For that to be the defining moment of community building within our population is really depressing. So what I wanted to do was to set up something that is about celebrating those who are living and actually doing the work in the community.
We launched that last year. There were more people from Chicago on the list than from any other city: Trisha Holloway, who works with the Howard Brown Health Center; Channyn Parker, who’s at the TransLife Center at Chicago House; Nino Dorenzo, who works at National Youth Pride Services; Christina Kahrl, who’s a sports reporter for ESPN; Ellie June Navidson, who’s an activist and writer; Rebecca Kling, who’s a performance artist. There’s a huge range of people here in Chicago doing some really incredible work, and a whole generation of us now who realize that unless we stand up and make ourselves known, the violence that happens, against younger trans people especially, isn’t going to change.
What I want to do next is start a new organization to give out grants directly to trans individuals in order to help them create arts and media projects. For instance, if there’s a trans singer-songwriter who wants to record an album about their experience, we could give a grant to them. A filmmaker who wants to do a documentary about their experience, or a theater, to commission a trans playwright. Anything that’s created by trans people that honestly reflects their story, their issues, and their perspective.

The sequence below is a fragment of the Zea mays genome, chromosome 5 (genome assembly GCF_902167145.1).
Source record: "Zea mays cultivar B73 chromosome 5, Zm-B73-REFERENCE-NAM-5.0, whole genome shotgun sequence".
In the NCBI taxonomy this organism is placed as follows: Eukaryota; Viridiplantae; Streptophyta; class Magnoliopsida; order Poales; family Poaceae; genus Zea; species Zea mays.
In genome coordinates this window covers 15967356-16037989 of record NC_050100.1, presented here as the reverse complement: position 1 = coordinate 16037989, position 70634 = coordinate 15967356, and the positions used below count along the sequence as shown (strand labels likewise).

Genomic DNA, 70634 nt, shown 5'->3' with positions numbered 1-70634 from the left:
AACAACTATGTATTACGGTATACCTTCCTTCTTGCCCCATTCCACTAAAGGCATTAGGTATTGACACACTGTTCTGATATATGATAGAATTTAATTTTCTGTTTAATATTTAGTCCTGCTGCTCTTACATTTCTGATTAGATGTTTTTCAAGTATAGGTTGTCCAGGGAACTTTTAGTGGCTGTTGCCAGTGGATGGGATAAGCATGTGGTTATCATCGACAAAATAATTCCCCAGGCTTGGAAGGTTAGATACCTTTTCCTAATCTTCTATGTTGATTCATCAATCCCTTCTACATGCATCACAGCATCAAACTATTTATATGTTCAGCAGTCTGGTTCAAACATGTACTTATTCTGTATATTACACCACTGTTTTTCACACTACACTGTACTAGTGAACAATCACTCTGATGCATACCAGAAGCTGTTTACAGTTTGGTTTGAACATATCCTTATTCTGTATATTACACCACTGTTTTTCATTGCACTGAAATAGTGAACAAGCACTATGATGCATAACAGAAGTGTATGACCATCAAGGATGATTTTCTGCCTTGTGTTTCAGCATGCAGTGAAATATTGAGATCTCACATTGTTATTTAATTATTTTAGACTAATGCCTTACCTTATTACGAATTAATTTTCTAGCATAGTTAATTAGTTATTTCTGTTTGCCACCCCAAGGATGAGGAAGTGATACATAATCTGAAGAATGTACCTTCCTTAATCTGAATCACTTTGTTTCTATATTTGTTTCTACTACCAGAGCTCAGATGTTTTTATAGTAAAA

I grew up with a very traditional family where boys did certain things and girls did different things, and those worlds weren’t supposed to overlap at all. I internalized that. I went into therapy several times, to try and get rid of [my trans identity]. I wanted to believe that I was just a cross-dresser. That this wasn’t real. All the stories I heard about being trans were so tragic, and I didn’t want that. I remember someone told me once flat-out, “Don’t consider transition unless your only other option is suicide.”
That was kind of the standard within the online communities, that it’s so awful— you’re going to lose your family, you’re going to lose your friends, you’ll lose your job, you’ll have to hide your past. And that’s part of the reason that once I did transition, and found that I was actually much happier, I wanted to start creating positive stories, to let other people know that it doesn’t have to be that dire, that you don’t always lose everything, and that if you do lose some things, we all encounter life changes for various reasons and ultimately it’s worth it. I wouldn’t trade the happiness I feel now for any of the things I’ve lost.